Using the aircraft weight of 101 000 pounds and an estimated Mub, the crew calculated the zero-wind landing distance to be 4200 feet. The chart requires that 50 feet be added to the landing distance for each knot of tailwind. The captain had calculated a tailwind component of 10 knots, so 500 feet was added to the landing distance for a total of 4700 feet. The crew believed the runway length available for landing on Runway 16 to be 7500 feet, when the available length was 7000 feet.
The Boeing operations manual that was used by the operator states that a gust correction should be maintained to touchdown and that the minimum approach speed (Vref + 5 knots) should be bled off to Vref as the aircraft approaches touchdown. The manual also states that a wind correction should not be applied to Vref for tailwinds. The importance of airspeed control when landing on slippery runways is emphasized in the manual. The occurrence crew and company training pilots believed that the steady-state tailwind component and the full gust should both be added to the approach speed.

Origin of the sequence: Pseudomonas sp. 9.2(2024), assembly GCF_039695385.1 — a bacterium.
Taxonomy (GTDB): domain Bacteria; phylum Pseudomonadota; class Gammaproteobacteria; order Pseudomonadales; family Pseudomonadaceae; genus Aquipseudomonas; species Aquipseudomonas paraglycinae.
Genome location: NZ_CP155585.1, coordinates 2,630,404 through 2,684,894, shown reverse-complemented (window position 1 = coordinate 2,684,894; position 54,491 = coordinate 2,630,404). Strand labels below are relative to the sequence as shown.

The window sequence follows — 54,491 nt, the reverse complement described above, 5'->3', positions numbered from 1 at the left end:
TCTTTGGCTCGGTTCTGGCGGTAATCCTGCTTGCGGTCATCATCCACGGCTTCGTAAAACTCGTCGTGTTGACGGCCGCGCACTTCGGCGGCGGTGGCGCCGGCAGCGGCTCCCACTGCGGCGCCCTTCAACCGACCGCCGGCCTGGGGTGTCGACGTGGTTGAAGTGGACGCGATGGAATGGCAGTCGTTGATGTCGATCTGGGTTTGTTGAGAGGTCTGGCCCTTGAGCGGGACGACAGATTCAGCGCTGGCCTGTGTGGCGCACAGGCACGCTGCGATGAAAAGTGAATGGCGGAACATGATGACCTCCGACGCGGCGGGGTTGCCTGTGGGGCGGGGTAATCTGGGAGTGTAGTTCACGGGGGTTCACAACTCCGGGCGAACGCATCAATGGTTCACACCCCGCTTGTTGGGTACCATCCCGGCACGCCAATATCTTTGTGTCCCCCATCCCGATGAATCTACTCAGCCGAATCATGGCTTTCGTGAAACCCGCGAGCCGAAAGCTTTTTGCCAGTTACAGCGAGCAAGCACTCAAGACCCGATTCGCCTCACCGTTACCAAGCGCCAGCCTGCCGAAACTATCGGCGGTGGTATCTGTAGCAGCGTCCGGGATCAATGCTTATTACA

Calculations by the manufacturer for a landing, using the accident aircraft landing weight, a Mub of .075 (equivalent to the reported CRFI), and a touchdown ground speed of 180 knots at the nominal touchdown point of 1000 feet, determined that the required stopping distance after touchdown would be approximately 5600 feet. The aircraft landing distance required would thus be 6600 feet. These calculations were verified in representative simulator flights. Landing with flap 40 would have improved the stopping performance of the aircraft by approximately 200 feet.